P.S.  I used ScreenFlow to record, edit and publish the demo video itself.

A Sample of the Final Interview

The short video above is one quickie example of the polished interview we used as a sample in the tutorial series.

More in this Skype interview screencast series

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How to screencast your Skype video interview – Part 2: The Interview

Part 2: Recording the Skype Interview

This is part 2 in the 3-part series.  In part 1, I showed you how I arranged the cameras, the microphone and software settings for the interview.  In this video, we follow up on the settings and proceed with the interview itself via Skype — and we record it with a screencast editor, such as Camtasia or ScreenFlow.

It’s worth keeping in mind that although I used Camtasia for Macintosh to demo the recording of this Skype interview, the set up and process for recording is just as easily conducted using Camtasia Studio (for Windows) and ScreenFlow for Macintosh.

Key highlights

Some of the key points that’ll help you keep things straight in the video above are the following:

  • What did I use the Skype camera angle for?  I used the Skype camera angle to illuminate my profile for the benefit of the interviewee.
  • What did I use the screencast editor’s camera angle for? I used the screencast editor’s camera angle (Camtasia Mac in this case, or also Camtasia Studio or ScreenFlow) to illuminate my profile for the benefit of engaging the audience who later views the interview video online.

image - skype camera angle

image screencast camera angle

More in this Skype interview screencast series

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How to Screencast Your Skype Video Interview – Part 1: The Set Up

Part 1: Screencast Settings For Your Skype Interview

Thumbnail - question about screencasting SkypeSome of the subscribers to our screencasting courses on Udemy asked about how I set up to record video interviews on a platform like Skype.  I love the interest in this because I think interviews — whether video or audio-only — are great ways to create interesting content for your blogsite audience, or otherwise supplement your online course with compelling instructional content from other industry experts in your course’s subject matter.

Three Points Of View

I’ll do this in three parts.  This post is Part 1.  In it, I’ll focus on showing you how I set up the hardware, software and software settings to prepare a Skype interview with 3 points of view:  You (the interviewer), your subject (the interviewee), and a third camera angle that your audience will relate to.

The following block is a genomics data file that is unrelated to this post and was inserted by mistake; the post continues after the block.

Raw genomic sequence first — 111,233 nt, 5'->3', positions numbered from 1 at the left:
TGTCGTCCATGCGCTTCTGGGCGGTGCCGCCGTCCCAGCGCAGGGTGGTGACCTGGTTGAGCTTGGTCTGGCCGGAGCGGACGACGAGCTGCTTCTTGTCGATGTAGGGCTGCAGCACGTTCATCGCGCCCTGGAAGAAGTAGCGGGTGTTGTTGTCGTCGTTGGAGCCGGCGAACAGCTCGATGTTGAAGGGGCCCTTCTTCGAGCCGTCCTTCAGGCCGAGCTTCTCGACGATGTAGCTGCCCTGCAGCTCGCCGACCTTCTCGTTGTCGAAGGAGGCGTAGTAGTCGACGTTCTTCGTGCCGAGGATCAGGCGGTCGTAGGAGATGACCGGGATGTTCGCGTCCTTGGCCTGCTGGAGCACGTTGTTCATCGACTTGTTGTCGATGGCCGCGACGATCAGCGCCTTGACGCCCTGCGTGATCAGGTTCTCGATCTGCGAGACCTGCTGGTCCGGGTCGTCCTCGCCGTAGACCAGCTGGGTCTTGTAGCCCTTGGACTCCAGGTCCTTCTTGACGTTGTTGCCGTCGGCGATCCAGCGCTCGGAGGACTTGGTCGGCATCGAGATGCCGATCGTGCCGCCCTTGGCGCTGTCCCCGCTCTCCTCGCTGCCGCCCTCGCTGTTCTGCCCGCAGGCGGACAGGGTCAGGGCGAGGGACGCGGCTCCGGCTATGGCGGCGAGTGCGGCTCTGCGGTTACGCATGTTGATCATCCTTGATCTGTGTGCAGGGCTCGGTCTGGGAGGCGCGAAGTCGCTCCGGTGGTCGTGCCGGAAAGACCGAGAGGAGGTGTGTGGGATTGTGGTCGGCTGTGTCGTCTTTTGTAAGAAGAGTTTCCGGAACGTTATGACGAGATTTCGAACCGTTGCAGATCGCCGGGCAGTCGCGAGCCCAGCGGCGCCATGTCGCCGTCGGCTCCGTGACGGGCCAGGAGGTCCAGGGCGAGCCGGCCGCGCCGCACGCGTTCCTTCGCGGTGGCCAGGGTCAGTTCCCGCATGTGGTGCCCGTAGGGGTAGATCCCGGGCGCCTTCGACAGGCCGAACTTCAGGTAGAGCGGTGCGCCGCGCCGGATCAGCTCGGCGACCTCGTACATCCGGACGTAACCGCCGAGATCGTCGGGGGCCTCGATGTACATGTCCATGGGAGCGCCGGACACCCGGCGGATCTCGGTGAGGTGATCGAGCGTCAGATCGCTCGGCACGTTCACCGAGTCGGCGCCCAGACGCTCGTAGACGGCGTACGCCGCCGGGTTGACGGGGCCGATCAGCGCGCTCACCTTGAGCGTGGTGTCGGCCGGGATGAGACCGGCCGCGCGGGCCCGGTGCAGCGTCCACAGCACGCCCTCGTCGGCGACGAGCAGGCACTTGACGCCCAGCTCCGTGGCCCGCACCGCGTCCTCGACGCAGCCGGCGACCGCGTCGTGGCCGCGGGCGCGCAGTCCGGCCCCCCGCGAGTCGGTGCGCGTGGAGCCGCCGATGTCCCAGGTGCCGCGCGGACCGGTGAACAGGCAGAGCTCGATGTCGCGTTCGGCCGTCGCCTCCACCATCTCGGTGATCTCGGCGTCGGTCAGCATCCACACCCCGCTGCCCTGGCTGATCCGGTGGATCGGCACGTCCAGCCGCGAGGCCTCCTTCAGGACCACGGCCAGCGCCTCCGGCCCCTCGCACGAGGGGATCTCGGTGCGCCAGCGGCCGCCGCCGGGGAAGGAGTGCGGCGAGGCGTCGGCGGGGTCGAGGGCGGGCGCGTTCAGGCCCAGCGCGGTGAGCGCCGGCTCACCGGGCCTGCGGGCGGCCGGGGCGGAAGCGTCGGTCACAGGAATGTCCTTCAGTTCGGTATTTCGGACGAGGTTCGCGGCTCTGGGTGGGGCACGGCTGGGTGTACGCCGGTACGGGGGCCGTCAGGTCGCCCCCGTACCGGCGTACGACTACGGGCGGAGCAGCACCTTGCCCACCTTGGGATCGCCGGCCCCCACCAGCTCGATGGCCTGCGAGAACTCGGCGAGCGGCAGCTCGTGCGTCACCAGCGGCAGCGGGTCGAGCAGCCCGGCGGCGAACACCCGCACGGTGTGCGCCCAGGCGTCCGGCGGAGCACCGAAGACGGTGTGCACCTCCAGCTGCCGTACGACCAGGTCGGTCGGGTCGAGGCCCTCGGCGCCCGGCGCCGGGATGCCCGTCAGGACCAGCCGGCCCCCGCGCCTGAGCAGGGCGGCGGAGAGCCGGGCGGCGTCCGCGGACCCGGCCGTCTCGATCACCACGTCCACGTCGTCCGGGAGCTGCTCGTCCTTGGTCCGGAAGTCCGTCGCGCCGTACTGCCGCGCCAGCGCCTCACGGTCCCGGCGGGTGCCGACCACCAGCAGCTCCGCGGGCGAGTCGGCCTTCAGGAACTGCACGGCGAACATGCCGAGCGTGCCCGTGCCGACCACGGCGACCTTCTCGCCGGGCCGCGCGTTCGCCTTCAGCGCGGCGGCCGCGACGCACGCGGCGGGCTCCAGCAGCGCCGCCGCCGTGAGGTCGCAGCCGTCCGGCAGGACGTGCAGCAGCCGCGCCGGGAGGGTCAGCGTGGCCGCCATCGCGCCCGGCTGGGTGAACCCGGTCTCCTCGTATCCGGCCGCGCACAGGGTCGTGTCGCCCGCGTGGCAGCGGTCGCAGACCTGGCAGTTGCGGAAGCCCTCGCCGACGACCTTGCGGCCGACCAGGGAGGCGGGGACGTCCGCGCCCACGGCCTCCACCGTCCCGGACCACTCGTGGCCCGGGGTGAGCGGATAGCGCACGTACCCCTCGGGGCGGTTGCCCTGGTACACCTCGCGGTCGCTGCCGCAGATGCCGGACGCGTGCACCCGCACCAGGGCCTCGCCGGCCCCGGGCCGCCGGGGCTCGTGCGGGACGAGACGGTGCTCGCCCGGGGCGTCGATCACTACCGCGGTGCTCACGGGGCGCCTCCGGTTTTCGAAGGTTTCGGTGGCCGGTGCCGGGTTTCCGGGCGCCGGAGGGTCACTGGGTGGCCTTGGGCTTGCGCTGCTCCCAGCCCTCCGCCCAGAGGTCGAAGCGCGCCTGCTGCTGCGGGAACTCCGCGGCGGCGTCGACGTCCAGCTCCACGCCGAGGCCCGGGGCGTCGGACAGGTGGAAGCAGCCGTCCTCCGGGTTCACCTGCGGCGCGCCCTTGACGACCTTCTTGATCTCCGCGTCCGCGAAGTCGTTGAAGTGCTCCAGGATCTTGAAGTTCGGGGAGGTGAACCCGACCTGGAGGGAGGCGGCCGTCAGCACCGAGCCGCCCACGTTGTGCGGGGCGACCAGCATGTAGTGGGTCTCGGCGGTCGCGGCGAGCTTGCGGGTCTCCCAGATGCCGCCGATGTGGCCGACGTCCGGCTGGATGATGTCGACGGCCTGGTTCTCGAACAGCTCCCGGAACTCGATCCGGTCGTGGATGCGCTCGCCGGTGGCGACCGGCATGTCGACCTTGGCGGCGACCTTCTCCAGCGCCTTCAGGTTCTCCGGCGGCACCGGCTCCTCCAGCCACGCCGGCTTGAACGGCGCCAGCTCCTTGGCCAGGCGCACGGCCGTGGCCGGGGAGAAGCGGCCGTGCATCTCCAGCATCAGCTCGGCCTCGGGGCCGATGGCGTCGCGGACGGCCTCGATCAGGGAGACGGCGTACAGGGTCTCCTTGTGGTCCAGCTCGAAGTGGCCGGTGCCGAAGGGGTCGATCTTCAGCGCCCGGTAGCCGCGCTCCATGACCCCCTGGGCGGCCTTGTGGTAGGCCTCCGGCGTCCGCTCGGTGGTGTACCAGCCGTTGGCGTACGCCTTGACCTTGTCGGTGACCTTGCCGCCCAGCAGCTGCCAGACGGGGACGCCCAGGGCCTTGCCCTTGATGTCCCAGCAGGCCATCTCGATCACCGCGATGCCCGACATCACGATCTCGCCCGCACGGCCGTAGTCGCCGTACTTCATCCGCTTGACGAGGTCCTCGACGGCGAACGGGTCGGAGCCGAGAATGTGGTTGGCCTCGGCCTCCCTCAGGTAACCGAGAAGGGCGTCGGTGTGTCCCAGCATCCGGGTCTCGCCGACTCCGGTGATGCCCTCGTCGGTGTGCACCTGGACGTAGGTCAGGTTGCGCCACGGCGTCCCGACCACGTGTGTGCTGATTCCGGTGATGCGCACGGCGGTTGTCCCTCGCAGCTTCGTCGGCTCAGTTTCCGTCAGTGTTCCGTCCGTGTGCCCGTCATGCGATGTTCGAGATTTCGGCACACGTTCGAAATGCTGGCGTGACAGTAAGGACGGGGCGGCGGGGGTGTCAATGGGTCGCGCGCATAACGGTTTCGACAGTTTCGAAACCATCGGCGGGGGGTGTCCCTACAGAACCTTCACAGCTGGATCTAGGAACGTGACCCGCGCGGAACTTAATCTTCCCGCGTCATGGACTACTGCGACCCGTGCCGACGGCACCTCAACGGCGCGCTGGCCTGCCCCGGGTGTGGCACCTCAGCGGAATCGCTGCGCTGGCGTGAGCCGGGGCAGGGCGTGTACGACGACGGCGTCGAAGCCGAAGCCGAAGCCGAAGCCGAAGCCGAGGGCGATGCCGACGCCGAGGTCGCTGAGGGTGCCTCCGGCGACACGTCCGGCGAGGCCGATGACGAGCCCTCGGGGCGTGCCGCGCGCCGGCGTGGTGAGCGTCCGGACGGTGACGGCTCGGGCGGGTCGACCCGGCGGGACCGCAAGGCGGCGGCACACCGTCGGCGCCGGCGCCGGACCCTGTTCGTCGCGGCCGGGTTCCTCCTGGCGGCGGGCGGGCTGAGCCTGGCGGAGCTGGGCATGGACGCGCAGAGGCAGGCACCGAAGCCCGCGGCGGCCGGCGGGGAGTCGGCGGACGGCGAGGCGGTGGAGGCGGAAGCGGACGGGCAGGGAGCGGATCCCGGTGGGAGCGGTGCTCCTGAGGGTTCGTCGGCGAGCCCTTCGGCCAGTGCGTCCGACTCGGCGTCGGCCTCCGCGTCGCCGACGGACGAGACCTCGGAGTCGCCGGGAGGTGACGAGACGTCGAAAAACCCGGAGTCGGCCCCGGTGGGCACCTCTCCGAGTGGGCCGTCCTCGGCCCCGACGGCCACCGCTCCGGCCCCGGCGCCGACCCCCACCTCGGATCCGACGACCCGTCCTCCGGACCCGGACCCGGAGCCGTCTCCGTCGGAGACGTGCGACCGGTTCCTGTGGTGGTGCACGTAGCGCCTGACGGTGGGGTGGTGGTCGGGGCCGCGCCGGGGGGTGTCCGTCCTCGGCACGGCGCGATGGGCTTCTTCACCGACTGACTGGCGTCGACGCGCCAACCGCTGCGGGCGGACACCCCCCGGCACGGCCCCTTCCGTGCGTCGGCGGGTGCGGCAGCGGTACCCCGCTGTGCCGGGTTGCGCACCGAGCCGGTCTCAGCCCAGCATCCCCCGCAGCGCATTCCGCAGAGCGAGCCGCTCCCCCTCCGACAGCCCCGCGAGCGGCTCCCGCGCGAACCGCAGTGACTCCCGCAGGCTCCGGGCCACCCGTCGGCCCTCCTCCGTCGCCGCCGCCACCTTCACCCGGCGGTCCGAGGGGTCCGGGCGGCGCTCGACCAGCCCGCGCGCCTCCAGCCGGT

Then, in Part 2, I’ll demo the actual screen recording of a Skype video interview using the settings I show in Part 1.  That will then set us up nicely to compare the recording from Part 2 with the end result that we’ll use for editing and polishing in Part 3.

Strange Bedfellows and Supplemental Screenshots

Just in case you were wondering, I used ScreenFlow as the capture and editing software for the video above.  And I used Camtasia for Mac as the demo platform.  Consequently, the settings I show in the demo uses those from Camtasia for Mac and Skype for Mac. But, as I explain at about the 2:00 point in the video, the same settings are available in both ScreenFlow for Mac, Camtasia Studio version 8.1 (for Windows) and Skype for Windows.  Below are screenshots of the recording configuration window in each of the “Big 3″ screencast editors.

image-camtasia mac recording configuration

Camtasia Mac recording configuration.

image - screenflow configuration

ScreenFlow recording configuration

image - camtasia studio recording configuration

Camtasia Studio (v8.1) recording configuration

Your Turn

Do you tend to edit your online interviews?  What software do you use for capture and editing?

More in this series

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Mel Aclaro – My studio setup for screencasting production

My feature post in Telestream’s The Screening Room blog a couple of days ago generated a few questions about this image of me in one of my studios.

“I like to say I have two studios: my office and my ‘office annex’ locations.  The latter being whatever regional park or coffee house I tend to find myself in…”  ~Mel Aclaro

The one above is obviously from my office studio.  I pulled it from the ScreenFlow article (ref: Meet the ScreenFlow-er: Screencasting Wizard, Mel Aclaro) and decided to visually index it with cross-linked details to help supplement answers I give about the gear I use.  Click any of the markers in the image to learn more.

Your Studio Setup Doesn’t Have to Be Costly

So here’s the thing, although some of the equipment I use in my office is a bit pricey for the home-based screencaster, you can definitely get by with less budget-heavy gear AND still be able to get professional quality production value for your online course or website video/screencast.  I cover some of those in Sections 3 and 4 of the Digital-Know-How course, but I also provide some alternate links above for some of the more cost-effective gear.

Another resource you might want to take a look at, as well, is my previous post on The Poor Man’s Home Video Studio: 3 Must-Watch Techniques.

Your turn: Your recommendations for studio equipment?

What microphones, video, lighting or other hardware/software have you used that is both cost effective and quality enhancing?

Posted in best practices, Interviews, Q&A | Tagged | Comments Off